A new report from the Boston Globe indicates that criminal immigrants released throughout the country during Obama’s first term in office committed new offenses at much higher rates than the administration suggested.

In fact, the Globe’s analysis revealed that 30 percent of those secretly set free would go on to commit violent crimes including rape, child molestation, and murder.

Via the Boston Globe:

They were among the nation’s top priorities for deportation, criminals who were supposed to be sent back to their home countries. But instead they were released, one by one, in secret across the United States. Federal officials said that many of the criminals posed little threat to the public, but did little to verify whether that was true.

It wasn’t.

A Globe review of 323 criminals released in New England from 2008 to 2012 found that as many as 30 percent committed new offenses, including rape, attempted murder, and child molestation — a rate that is markedly higher than Immigration and Customs Enforcement officials have suggested to Congress in the past.

The report provides examples of those who committed such heinous crimes after being released, including a man who was supposed to be deported after serving jail time for bashing his ex-girlfriend in the head with a hammer. Instead, ICE released the criminal, who in just a few months time found that same ex-girlfriend and “stabbed her repeatedly.”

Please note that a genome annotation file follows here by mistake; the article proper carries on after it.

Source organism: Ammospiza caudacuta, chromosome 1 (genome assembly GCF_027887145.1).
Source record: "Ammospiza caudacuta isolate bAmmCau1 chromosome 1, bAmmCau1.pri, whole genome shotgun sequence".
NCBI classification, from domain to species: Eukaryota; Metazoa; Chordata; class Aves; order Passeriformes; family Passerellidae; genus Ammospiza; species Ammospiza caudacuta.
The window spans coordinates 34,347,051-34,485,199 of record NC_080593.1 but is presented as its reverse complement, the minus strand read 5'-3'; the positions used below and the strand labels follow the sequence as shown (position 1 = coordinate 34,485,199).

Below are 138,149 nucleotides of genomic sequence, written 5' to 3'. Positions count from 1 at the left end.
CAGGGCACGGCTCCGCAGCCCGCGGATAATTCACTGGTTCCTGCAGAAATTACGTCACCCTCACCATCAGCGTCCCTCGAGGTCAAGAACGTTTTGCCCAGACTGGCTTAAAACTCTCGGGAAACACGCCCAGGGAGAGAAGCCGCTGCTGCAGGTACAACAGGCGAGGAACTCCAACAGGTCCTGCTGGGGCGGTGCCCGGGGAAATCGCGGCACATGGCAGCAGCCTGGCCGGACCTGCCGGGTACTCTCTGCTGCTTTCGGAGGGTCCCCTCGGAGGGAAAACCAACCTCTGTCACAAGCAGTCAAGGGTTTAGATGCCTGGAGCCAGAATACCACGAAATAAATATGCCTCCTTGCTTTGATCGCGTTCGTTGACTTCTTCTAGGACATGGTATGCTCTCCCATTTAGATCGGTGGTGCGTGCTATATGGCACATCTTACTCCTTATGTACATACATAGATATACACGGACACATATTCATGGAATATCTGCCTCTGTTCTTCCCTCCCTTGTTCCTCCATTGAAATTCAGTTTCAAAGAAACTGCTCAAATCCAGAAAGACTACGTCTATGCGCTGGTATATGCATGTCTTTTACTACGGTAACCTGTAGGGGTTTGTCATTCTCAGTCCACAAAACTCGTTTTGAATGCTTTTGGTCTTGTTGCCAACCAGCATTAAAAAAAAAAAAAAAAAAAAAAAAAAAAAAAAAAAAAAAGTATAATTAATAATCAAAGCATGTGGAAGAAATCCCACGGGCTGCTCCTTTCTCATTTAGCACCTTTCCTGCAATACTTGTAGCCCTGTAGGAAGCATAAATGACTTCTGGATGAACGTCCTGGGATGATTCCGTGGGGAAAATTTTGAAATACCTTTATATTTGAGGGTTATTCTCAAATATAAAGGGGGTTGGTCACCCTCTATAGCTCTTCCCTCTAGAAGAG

While ICE was claiming the criminals who were supposed to be deported posed no threat to the public, they made no attempts to ensure their claims were true. The releases were carried out in such a manner that “crime victims, law enforcement officials, and managers of sex offender registries” were “often unaware” of them.

The Globe was only able to analyze 323 cases from 2008 – 2012. At 30%, it means that roughly 97 of the cases they looked at involved repeat criminal offenders.

At a recent hearing by the House Oversight and Government Reform Committee, ICE released staggering numbers on criminal immigrants being allowed to escape the system.

ICE Director Sarah Saldaña reported that “in fiscal year 2013, ICE had 36,007 criminal releases, while in FY 2014, that number had fallen to 30,558 criminal releases.” In 2015, an additional 19,723 were released.

If the Globe’s findings are indicative of the numbers as a whole, the 30% rate means nearly 26,000 criminal immigrants would have reoffended during that time. That’s tens of thousands of people made victims of violent crimes unnecessarily.

At that same House oversight hearing, committee Chairman Jason Chaffetz asked Saldaña “How do you look those people in the eye?”